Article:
A cleverly designed Tucson backyard proves it's not the size that counts
A pool that would make a resort proud is a lot to pull off in a typical 1940s tract backyard. But landscape designer Lesley Mansur managed to squeeze in a saltwater version long enough for serious lap swimming for clients Brien Roussel and Ron Wassell.
She also provided plenty of places for less-active water lovers: a built-in bench on one side of the pool, an underwater chaise longue on another, and a separate spa."Ron and I are both pool connoisseurs," Roussel says, "and we gave Lesley a huge wish list." She found room for everything ― including an outdoor shower (against the house) for postswim rinses and a festive blue beach cabana that was converted from an old shed.
Mansur even provided options for guests who wish to join the party but don't want to suit up: They can perch on the ledges of the raised water features or on the nearby red banco. What more could pool lovers want?
Three great ideas from this garden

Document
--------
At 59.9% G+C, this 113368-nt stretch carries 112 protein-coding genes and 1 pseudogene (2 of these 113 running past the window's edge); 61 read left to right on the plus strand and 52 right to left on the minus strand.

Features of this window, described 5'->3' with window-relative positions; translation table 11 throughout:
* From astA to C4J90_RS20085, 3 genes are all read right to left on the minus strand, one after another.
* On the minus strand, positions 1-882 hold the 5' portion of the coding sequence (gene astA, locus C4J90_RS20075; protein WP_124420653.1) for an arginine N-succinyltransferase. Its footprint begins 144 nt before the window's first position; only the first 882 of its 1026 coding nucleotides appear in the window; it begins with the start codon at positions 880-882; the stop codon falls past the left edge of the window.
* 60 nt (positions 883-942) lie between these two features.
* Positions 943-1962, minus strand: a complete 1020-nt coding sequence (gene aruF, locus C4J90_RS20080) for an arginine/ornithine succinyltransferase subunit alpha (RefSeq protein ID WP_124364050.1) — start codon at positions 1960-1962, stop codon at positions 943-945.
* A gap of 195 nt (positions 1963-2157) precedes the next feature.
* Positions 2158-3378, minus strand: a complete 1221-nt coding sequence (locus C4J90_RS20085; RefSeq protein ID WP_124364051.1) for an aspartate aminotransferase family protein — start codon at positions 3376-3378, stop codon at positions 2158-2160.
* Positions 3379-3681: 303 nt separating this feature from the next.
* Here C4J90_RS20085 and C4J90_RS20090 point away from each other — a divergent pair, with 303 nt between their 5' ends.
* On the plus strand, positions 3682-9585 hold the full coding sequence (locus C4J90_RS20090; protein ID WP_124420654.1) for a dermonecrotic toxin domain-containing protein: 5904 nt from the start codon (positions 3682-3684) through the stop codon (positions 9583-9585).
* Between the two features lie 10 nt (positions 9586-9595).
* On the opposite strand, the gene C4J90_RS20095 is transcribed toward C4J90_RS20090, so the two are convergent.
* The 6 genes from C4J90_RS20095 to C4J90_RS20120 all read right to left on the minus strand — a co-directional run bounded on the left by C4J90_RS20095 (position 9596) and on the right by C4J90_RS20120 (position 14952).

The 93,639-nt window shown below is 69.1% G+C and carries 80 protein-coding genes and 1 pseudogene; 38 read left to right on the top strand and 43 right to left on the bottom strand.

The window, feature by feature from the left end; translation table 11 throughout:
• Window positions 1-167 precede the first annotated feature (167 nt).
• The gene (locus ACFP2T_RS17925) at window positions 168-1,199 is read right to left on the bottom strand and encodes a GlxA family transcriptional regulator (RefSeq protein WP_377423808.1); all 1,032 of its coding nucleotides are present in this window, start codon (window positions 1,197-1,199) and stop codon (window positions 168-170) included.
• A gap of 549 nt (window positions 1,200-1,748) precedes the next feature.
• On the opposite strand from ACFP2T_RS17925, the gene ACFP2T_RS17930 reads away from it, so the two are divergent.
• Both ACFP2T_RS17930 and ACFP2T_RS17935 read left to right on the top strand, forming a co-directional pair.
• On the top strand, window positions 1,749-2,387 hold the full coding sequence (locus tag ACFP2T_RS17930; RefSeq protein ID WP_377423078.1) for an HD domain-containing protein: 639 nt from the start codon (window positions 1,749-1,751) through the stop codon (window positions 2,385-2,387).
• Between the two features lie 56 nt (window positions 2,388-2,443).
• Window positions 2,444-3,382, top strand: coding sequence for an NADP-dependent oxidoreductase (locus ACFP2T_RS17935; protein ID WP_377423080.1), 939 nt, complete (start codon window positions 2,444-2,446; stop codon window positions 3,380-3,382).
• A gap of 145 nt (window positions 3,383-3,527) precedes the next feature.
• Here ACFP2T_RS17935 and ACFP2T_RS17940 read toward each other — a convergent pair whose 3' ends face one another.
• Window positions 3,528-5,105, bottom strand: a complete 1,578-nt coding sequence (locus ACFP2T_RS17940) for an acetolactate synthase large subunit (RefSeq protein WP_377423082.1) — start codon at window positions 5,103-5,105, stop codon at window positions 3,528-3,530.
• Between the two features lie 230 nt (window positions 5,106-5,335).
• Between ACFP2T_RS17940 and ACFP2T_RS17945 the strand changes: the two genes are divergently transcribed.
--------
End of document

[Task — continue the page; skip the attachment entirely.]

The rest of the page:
1. Consider the diagonal. Mansur installed the pool on the bias primarily to make it as long as possible. But her clients also find the asymmetric design exciting. "No matter where you are, somehow the water always seems to be moving away from you," Roussel says.
2. Design multitasking features. The red banco is a good example, Mansur says. It provides seating, is a handy place to drop a towel or set down a drink, and serves as a setting for a row of votive candles or a sidebar for hors d'oeuvres during a party. As a landscape feature, it makes a handsome frame for the plants behind it.
3. Vary hardscape materials, but not colors. To add interest to the garden, Mansur used several different hardscape materials ― concrete pavers, decomposed granite, flagstone, quartzite pavers, and rock mulch. But because they're all in the same earth tones, the effect is subtle, not busy.
Design: Lesley Mansur, Great Gardens, Tucson (520/419-8483)